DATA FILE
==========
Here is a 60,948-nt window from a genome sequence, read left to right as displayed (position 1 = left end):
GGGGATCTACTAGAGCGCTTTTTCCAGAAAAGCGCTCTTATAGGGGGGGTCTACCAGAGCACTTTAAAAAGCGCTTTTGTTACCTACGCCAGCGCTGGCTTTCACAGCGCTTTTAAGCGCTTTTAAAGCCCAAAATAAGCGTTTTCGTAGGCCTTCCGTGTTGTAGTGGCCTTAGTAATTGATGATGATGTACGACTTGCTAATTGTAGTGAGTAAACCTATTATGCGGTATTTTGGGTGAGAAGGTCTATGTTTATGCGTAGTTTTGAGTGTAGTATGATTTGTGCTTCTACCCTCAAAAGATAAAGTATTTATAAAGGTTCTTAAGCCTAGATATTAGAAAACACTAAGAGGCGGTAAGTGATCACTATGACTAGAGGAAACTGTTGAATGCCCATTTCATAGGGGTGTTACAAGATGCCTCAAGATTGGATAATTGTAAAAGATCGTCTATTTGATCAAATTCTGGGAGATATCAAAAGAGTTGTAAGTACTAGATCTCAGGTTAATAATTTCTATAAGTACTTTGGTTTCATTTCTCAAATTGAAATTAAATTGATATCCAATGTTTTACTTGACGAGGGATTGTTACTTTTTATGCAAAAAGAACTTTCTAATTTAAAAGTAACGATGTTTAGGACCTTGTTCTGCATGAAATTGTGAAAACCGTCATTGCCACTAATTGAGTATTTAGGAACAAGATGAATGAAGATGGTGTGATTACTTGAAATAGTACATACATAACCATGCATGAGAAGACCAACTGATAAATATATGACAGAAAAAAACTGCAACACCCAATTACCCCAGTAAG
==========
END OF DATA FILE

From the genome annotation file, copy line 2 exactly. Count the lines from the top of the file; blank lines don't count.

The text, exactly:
GGGGATCTACTAGAGCGCTTTTTCCAGAAAAGCGCTCTTATAGGGGGGGTCTACCAGAGCACTTTAAAAAGCGCTTTTGTTACCTACGCCAGCGCTGGCTTTCACAGCGCTTTTAAGCGCTTTTAAAGCCCAAAATAAGCGTTTTCGTAGGCCTTCCGTGTTGTAGTGGCCTTAGTAATTGATGATGATGTACGACTTGCTAATTGTAGTGAGTAAACCTATTATGCGGTATTTTGGGTGAGAAGGTCTATGTTTATGCGTAGTTTTGAGTGTAGTATGATTTGTGCTTCTACCCTCAAAAGATAAAGTATTTATAAAGGTTCTTAAGCCTAGATATTAGAAAACACTAAGAGGCGGTAAGTGATCACTATGACTAGAGGAAACTGTTGAATGCCCATTTCATAGGGGTGTTACAAGATGCCTCAAGATTGGATAATTGTAAAAGATCGTCTATTTGATCAAATTCTGGGAGATATCAAAAGAGTTGTAAGTACTAGATCTCAGGTTAATAATTTCTATAAGTACTTTGGTTTCATTTCTCAAATTGAAATTAAATTGATATCCAATGTTTTACTTGACGAGGGATTGTTACTTTTTATGCAAAAAGAACTTTCTAATTTAAAAGTAACGATGTTTAGGACCTTGTTCTGCATGAAATTGTGAAAACCGTCATTGCCACTAATTGAGTATTTAGGAACAAGATGAATGAAGATGGTGTGATTACTTGAAATAGTACATACATAACCATGCATGAGAAGACCAACTGATAAATATATGACAGAAAAAAACTGCAACACCCAATTACCCCAGTAAG